Kurt Godel showed ages ago (don't know when, but presumably before his death in 1978) that closed timelike trajectories could exist in general relativity. This paper might not be as newsworthy as an average journalist or PR department think.
According to wiki he showed that CTCs could exist in a particular metric; "Its definition is somewhat artificial in that the value of the cosmological constant must be carefully chosen to match the density of the dust grains"

https://en.wikipedia.org/wiki/G%C3%B6de ... rpretation
Following Gödel, we can interpret the dust particles as galaxies, so that the Gödel solution becomes a cosmological model of a rotating universe. Besides rotating, this model exhibits no Hubble expansion, so it is not a realistic model of the universe in which we live, but can be taken as illustrating an alternative universe, which would in principle be allowed by general relativity (if one admits the legitimacy of a nonzero cosmological constant).
Just because it is allowed in general relativity doesn't mean it's allowed in our universe.
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basementer
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Re: Grandfather paradox

Post by basementer » Fri Oct 02, 2020 5:08 pm

shpalman wrote:
Fri Oct 02, 2020 4:58 pm
Just because it is allowed in general relativity doesn't mean it's allowed in our universe.
Agreed.
Money is just a substitute for luck anyway. - Tom Siddell

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JQH
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Re: Grandfather paradox

Post by JQH » Fri Oct 02, 2020 9:40 pm

basementer wrote:
Fri Oct 02, 2020 5:08 pm
shpalman wrote:
Fri Oct 02, 2020 4:58 pm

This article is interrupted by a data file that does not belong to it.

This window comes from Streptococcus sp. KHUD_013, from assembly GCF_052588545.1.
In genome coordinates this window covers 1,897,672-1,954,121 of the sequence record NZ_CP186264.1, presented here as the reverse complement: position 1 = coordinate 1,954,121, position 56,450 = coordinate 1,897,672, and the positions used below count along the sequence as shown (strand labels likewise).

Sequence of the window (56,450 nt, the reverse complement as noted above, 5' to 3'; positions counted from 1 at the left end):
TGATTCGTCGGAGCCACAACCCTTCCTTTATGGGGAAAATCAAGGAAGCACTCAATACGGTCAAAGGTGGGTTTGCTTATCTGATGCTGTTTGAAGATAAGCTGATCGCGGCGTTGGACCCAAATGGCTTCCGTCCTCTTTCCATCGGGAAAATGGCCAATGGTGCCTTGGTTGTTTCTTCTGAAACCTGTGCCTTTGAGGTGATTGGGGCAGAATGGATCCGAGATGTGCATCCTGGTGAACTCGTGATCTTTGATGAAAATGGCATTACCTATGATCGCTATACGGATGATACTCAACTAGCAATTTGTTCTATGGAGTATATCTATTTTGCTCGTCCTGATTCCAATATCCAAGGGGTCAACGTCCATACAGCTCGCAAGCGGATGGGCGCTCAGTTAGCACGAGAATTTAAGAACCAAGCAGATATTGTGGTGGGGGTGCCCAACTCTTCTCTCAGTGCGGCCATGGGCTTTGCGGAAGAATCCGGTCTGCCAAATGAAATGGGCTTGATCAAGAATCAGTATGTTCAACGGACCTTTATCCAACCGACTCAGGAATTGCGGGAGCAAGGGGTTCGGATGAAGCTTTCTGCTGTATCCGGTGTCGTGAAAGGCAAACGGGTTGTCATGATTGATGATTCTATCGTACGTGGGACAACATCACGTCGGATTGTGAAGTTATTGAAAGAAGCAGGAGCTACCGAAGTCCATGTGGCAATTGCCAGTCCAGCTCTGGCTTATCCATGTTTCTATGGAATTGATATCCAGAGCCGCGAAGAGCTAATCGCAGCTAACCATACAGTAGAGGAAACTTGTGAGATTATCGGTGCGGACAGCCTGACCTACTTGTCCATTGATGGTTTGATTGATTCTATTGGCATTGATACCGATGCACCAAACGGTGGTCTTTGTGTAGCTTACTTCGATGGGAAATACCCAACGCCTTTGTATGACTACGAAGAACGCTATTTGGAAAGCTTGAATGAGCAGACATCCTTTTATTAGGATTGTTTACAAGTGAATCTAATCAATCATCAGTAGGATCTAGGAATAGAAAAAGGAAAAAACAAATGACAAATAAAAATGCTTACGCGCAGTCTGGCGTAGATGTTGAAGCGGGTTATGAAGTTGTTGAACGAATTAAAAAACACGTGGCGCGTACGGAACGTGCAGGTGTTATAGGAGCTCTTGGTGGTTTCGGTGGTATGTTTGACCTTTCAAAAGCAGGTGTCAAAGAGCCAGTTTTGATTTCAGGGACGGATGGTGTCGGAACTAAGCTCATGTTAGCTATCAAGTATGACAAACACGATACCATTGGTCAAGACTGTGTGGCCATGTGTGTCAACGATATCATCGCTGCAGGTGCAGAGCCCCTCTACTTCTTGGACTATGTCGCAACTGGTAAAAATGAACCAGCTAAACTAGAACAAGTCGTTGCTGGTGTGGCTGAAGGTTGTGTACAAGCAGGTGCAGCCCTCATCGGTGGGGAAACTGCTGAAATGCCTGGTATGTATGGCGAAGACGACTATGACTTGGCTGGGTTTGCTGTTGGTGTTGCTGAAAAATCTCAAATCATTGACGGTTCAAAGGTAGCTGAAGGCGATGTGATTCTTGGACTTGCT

Just because it is allowed in general relativity doesn't mean it's allowed in our universe.
Agreed.
I'm reminded of the Larry Niven short story in which the universe did indeed not allow* the construction of devices** that created closed time-like loops.

*Your sun went nova if you tried it

**large rapidly rotating cylinders the density of neutron stars
And remember that if you botch the exit, the carnival of reaction may be coming to a town near you.

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sTeamTraen
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Re: Grandfather paradox

Post by sTeamTraen » Fri Oct 02, 2020 9:49 pm

tl;dr: Mathematicians write a paper and their uni has a creative PR department.
Something something hammer something something nail

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basementer
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Re: Grandfather paradox

Post by basementer » Fri Oct 02, 2020 9:56 pm

JQH wrote:
Fri Oct 02, 2020 9:40 pm
basementer wrote:
Fri Oct 02, 2020 5:08 pm
shpalman wrote:
Fri Oct 02, 2020 4:58 pm
Just because it is allowed in general relativity doesn't mean it's allowed in our universe.
Agreed.
I'm reminded of the Larry Niven short story in which the universe did indeed not allow* the construction of devices** that created closed time-like loops.

*Your sun went nova if you tried it

**large rapidly rotating cylinders the density of neutron stars
That came to my mind too, although I couldn't remember the author.
Money is just a substitute for luck anyway. - Tom Siddell

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Martin_B
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Re: Grandfather paradox

Post by Martin_B » Sat Oct 03, 2020 1:06 am

monkey wrote:
Fri Oct 02, 2020 4:28 pm
I'm not going to bother trying to get into the detail of the paper, but shalpman's right, just 'cos a theorist has a theory, it doesn't make it so. Still, it's fun to think about.
Ahem. Just because a hypothesist has a hypothesis, it doesn't make it so. If it's a theory then it's a hypothesis which has been proven (or at least hasn't been disproven!) ;)
"My interest is in the future, because I'm going to spend the rest of my life there"